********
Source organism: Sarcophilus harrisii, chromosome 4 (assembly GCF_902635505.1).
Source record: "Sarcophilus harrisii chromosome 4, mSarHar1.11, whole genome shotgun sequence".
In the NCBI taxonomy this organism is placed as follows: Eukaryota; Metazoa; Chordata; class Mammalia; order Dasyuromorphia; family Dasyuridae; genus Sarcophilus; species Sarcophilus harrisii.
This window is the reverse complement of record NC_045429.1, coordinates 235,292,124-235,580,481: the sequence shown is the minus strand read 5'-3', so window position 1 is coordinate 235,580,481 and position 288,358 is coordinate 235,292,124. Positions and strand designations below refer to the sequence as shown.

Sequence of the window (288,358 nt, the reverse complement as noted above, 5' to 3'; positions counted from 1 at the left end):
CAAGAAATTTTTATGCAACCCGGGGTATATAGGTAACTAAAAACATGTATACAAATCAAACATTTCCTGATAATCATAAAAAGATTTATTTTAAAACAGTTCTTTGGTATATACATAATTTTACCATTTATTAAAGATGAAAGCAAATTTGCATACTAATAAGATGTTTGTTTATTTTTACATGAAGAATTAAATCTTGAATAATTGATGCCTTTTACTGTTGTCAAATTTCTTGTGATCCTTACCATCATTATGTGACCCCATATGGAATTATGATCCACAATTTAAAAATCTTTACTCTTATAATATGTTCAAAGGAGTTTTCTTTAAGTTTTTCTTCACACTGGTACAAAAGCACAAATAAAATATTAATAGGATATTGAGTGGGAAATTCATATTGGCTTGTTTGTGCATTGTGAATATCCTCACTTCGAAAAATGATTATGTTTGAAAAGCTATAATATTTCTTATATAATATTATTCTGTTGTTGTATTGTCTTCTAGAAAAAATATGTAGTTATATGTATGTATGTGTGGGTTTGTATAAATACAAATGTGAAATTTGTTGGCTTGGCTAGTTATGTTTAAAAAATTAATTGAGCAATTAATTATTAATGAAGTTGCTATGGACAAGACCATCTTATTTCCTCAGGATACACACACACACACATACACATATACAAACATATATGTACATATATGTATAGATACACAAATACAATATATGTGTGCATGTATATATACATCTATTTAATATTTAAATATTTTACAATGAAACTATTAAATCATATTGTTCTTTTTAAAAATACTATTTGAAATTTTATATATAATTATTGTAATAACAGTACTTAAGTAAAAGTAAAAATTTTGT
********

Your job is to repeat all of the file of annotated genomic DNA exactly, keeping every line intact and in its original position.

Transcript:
Source organism: Sarcophilus harrisii, chromosome 4 (assembly GCF_902635505.1).
Source record: "Sarcophilus harrisii chromosome 4, mSarHar1.11, whole genome shotgun sequence".
In the NCBI taxonomy this organism is placed as follows: Eukaryota; Metazoa; Chordata; class Mammalia; order Dasyuromorphia; family Dasyuridae; genus Sarcophilus; species Sarcophilus harrisii.
This window is the reverse complement of record NC_045429.1, coordinates 235,292,124-235,580,481: the sequence shown is the minus strand read 5'-3', so window position 1 is coordinate 235,580,481 and position 288,358 is coordinate 235,292,124. Positions and strand designations below refer to the sequence as shown.

Sequence of the window (288,358 nt, the reverse complement as noted above, 5' to 3'; positions counted from 1 at the left end):
CAAGAAATTTTTATGCAACCCGGGGTATATAGGTAACTAAAAACATGTATACAAATCAAACATTTCCTGATAATCATAAAAAGATTTATTTTAAAACAGTTCTTTGGTATATACATAATTTTACCATTTATTAAAGATGAAAGCAAATTTGCATACTAATAAGATGTTTGTTTATTTTTACATGAAGAATTAAATCTTGAATAATTGATGCCTTTTACTGTTGTCAAATTTCTTGTGATCCTTACCATCATTATGTGACCCCATATGGAATTATGATCCACAATTTAAAAATCTTTACTCTTATAATATGTTCAAAGGAGTTTTCTTTAAGTTTTTCTTCACACTGGTACAAAAGCACAAATAAAATATTAATAGGATATTGAGTGGGAAATTCATATTGGCTTGTTTGTGCATTGTGAATATCCTCACTTCGAAAAATGATTATGTTTGAAAAGCTATAATATTTCTTATATAATATTATTCTGTTGTTGTATTGTCTTCTAGAAAAAATATGTAGTTATATGTATGTATGTGTGGGTTTGTATAAATACAAATGTGAAATTTGTTGGCTTGGCTAGTTATGTTTAAAAAATTAATTGAGCAATTAATTATTAATGAAGTTGCTATGGACAAGACCATCTTATTTCCTCAGGATACACACACACACACATACACATATACAAACATATATGTACATATATGTATAGATACACAAATACAATATATGTGTGCATGTATATATACATCTATTTAATATTTAAATATTTTACAATGAAACTATTAAATCATATTGTTCTTTTTAAAAATACTATTTGAAATTTTATATATAATTATTGTAATAACAGTACTTAAGTAAAAGTAAAAATTTTGT